“We’ve already seen worse than that though, haven’t we?” asked Roger Christensen, Bellingham’s interim emergency manager, when asked about using that amount for worst-case planning. “It seems like a low number … I hate to respond without knowing where they’re coming from. It doesn’t seem like a worst-case scenario to me.”

The amount is lower than what has been spilled and partially burned off in several high-profile crude oil train derailments in the last three years:

    • Mount Carbon, West Virginia, Feb. 16, 2015: More than 362,000 gallons spilled in a CSX train derailment and fire.
    • Casselton, North Dakota, Dec. 30, 2013: Roughly 475,000 gallons spilled from a BNSF train that derailed and caught fire.
    • Aliceville, Alabama, Nov. 8, 2013: About 749,000 gallons spilled into a swampy area from a Genesee & Wyoming train after a derailment and fire.
    • Lac-Megantic, Quebec, July 5, 2013: Roughly 1.6 million gallons spilled from a Montreal, Maine & Atlantic train in a derailment that killed 47 people.

“Water spills require special equipment such as boom and skimmers. The worst case release is used to make sure we have enough of this special equipment,” BNSF spokesman Gus Melonas wrote in an email to The Bellingham Herald. “For land spills we use vacuum trucks and heavy equipment to dig up the contaminant. Both of which are readily available in most areas.”

Melonas said in an interview that the 150,000-gallon number was based on studying historical derailments in the industry.

When asked if the company uses other amounts to plan for spills like the fiery derailments outlined above, Melonas replied, “We consider all scenarios when developing our emergency response plans with utilizing resources of local, regional and nationwide experts and equipment to safely and efficiently mitigate any hazardous materials incident including crude oil.”

“Until we have further regulatory clarity from the U.S. Department of Transportation on how the agency will require railroads to calculate ‘worst-case discharges’ to waterways, BNSF is considering using 150,000 gallons,” Melonas wrote. “BNSF is open to discussing the justification of this quantity with Federal or State environmental agencies.”

BNSF would not outline what its worst-case scenarios are for other situations, or say whether the company would adjust its scenario based on the new state law.

 Planning for the Worst

The new law tasks the state Department of Ecology with crafting the worst-case scenario for railroad contingency plans in a process that could take a year or longer, and will include input from the railroads and the public, said Linda Pilkey-Jarvis, preparedness section manager for Ecology.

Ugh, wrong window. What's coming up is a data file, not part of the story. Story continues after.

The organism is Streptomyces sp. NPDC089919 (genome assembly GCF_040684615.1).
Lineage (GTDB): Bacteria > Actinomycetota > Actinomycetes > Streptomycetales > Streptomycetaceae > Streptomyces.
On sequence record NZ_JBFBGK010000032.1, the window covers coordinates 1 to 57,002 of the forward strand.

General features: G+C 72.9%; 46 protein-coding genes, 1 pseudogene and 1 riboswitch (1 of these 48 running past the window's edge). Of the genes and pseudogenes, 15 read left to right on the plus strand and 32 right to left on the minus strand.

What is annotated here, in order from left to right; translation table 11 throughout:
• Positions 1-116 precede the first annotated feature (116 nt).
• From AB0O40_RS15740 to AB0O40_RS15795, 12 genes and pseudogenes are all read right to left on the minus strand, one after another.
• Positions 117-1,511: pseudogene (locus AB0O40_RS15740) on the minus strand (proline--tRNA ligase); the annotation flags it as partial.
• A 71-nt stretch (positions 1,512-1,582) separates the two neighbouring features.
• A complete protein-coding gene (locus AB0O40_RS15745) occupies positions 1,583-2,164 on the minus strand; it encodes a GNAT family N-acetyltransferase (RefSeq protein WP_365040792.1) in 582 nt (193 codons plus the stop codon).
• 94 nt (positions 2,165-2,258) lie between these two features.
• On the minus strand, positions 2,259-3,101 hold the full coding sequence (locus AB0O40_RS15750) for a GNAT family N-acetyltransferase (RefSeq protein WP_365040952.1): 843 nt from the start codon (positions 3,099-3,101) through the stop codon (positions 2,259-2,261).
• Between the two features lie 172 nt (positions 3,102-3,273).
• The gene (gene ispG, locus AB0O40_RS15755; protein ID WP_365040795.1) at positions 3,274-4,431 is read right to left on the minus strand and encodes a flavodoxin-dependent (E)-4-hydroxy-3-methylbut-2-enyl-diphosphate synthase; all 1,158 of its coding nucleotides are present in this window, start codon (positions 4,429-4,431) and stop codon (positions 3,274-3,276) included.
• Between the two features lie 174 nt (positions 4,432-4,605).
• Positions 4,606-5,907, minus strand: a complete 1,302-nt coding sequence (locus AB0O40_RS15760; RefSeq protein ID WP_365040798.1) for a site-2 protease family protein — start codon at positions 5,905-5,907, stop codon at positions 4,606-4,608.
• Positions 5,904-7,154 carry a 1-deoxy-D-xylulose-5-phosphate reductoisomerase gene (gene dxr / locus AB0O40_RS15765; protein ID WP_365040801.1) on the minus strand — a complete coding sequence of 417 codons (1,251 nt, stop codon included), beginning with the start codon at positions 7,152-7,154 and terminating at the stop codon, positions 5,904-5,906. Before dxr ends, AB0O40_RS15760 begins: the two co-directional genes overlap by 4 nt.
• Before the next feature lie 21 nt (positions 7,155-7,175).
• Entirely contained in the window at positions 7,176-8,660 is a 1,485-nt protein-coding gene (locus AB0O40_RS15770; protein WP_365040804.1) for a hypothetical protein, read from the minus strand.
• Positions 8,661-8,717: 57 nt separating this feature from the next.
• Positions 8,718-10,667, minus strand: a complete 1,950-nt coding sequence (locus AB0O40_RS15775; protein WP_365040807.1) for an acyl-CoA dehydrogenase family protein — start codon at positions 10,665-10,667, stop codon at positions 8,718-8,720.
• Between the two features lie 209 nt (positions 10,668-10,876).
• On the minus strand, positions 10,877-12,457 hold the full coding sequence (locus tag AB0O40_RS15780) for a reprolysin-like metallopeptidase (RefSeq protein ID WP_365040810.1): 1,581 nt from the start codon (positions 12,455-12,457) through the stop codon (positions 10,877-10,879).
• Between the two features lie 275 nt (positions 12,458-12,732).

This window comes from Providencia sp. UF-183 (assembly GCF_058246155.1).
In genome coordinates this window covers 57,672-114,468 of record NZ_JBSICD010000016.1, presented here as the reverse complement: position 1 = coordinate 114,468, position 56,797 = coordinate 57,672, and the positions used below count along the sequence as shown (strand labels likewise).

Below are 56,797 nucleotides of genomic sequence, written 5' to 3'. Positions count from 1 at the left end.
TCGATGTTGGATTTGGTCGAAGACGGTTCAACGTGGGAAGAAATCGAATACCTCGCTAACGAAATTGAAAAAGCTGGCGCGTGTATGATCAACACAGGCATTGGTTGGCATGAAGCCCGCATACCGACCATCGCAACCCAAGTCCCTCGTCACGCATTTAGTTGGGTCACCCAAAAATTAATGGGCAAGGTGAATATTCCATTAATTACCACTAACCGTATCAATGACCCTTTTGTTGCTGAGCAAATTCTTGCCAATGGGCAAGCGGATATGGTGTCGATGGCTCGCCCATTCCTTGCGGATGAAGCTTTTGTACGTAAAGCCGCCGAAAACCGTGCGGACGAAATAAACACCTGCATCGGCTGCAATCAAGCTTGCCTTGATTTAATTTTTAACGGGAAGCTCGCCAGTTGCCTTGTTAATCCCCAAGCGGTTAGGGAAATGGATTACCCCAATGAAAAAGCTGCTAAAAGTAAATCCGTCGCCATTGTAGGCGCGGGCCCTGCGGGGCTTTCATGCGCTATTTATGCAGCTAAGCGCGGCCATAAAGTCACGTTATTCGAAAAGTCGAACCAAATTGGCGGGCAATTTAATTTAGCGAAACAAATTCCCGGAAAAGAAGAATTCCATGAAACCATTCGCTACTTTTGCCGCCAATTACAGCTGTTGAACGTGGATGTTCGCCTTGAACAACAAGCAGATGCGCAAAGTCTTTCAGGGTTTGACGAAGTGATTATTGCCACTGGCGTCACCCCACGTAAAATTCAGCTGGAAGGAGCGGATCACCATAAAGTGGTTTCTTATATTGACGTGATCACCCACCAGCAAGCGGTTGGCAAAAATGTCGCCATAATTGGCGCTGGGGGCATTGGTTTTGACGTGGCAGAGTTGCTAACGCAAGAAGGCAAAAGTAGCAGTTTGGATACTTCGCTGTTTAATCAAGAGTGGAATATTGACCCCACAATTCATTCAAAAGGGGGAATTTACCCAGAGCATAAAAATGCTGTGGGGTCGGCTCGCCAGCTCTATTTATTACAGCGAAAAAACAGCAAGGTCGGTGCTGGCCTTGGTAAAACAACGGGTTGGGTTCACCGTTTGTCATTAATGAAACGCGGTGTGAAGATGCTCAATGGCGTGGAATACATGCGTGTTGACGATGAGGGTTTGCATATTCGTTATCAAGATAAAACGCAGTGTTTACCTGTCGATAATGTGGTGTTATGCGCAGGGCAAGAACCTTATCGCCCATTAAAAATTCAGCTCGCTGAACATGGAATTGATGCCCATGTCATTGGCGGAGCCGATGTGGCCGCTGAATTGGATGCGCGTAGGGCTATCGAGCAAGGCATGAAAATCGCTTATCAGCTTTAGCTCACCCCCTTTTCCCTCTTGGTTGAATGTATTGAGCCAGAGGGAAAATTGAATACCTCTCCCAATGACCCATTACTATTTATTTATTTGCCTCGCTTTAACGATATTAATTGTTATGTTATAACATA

“Preparedness regulations are all about planning for a potential worst-case spill,” Pilkey-Jarvis said. “It (all starts) with defining a worst-case spill volume, then that drives the whole rest of your plan.”

The volume helps planners decide which equipment needs to be staged where, and how many people need to be trained members of a spill management team, she said.

“In (Washington) state the Legislature has defined the standard of what a worst-case spill volume should be, and in general it’s a pretty high bar,” Pilkey-Jarvis said.

Washington state requires marine ships that transport oil to plan for a spill of the entire cargo, including whatever fuel is aboard to operate the vessel.

Planning for that type of all-in worst case creates pushback from the industry, which sometimes says, “That could never happen,” Pilkey-Jarvis said.

“Well, that doesn’t matter from a planning perspective if you think that could happen or not,” she said. “From a planning perspective, we’re defining everything as a worst case.”

The Federal Emergency Management Agency (FEMA) recently ran through a worst-case crude oil train derailment scenario in Jersey City, New Jersey. The exercise took emergency planners through an imagined scenario that could potentially kill or injure more than 1,000 people, and displace even more from their homes near the incident.

The scenario started with five of 90 tank cars derailing and spilling roughly 100,000 gallons of crude oil, which caught on fire. The blaze heats up other tanks, which rupture and spill more oil. The scenario outlined 225,000 gallons being consumed by flames, with the other 225,000 left on the ground, for a total 450,000-gallon spill.

“This is consistent with other real world events, such as the Galena, (Illinois) tank car derailment,” FEMA spokeswoman Susan Hendrick wrote in an email to The Bellingham Herald. “Complex and progressive scenarios allow communities to prepare for a range of consequences they may be faced with, including the size, scope and severity of an incident.”